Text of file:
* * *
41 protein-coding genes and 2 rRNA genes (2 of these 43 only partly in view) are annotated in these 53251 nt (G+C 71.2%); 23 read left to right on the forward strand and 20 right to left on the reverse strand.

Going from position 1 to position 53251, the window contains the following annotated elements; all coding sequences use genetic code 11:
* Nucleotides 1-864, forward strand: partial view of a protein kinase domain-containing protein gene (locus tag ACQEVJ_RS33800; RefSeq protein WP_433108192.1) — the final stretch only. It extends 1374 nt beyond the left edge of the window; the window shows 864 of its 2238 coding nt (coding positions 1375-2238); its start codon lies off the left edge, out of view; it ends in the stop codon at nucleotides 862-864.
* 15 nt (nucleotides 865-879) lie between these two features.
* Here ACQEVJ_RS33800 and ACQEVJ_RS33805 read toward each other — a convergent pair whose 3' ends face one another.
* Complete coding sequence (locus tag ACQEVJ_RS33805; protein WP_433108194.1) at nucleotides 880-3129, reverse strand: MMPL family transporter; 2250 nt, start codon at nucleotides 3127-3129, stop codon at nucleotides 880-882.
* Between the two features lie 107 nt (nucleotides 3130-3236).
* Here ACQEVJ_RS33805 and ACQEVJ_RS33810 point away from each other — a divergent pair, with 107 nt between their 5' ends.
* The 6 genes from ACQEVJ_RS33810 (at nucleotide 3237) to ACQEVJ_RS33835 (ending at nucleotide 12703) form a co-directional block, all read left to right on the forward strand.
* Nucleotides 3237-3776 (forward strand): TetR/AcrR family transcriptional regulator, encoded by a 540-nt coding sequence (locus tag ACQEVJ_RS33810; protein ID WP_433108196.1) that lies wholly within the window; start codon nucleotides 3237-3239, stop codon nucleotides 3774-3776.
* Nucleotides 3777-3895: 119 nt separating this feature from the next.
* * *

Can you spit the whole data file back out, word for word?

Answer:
41 protein-coding genes and 2 rRNA genes (2 of these 43 only partly in view) are annotated in these 53251 nt (G+C 71.2%); 23 read left to right on the forward strand and 20 right to left on the reverse strand.

Going from position 1 to position 53251, the window contains the following annotated elements; all coding sequences use genetic code 11:
* Nucleotides 1-864, forward strand: partial view of a protein kinase domain-containing protein gene (locus tag ACQEVJ_RS33800; RefSeq protein WP_433108192.1) — the final stretch only. It extends 1374 nt beyond the left edge of the window; the window shows 864 of its 2238 coding nt (coding positions 1375-2238); its start codon lies off the left edge, out of view; it ends in the stop codon at nucleotides 862-864.
* 15 nt (nucleotides 865-879) lie between these two features.
* Here ACQEVJ_RS33800 and ACQEVJ_RS33805 read toward each other — a convergent pair whose 3' ends face one another.
* Complete coding sequence (locus tag ACQEVJ_RS33805; protein WP_433108194.1) at nucleotides 880-3129, reverse strand: MMPL family transporter; 2250 nt, start codon at nucleotides 3127-3129, stop codon at nucleotides 880-882.
* Between the two features lie 107 nt (nucleotides 3130-3236).
* Here ACQEVJ_RS33805 and ACQEVJ_RS33810 point away from each other — a divergent pair, with 107 nt between their 5' ends.
* The 6 genes from ACQEVJ_RS33810 (at nucleotide 3237) to ACQEVJ_RS33835 (ending at nucleotide 12703) form a co-directional block, all read left to right on the forward strand.
* Nucleotides 3237-3776 (forward strand): TetR/AcrR family transcriptional regulator, encoded by a 540-nt coding sequence (locus tag ACQEVJ_RS33810; protein ID WP_433108196.1) that lies wholly within the window; start codon nucleotides 3237-3239, stop codon nucleotides 3774-3776.
* Nucleotides 3777-3895: 119 nt separating this feature from the next.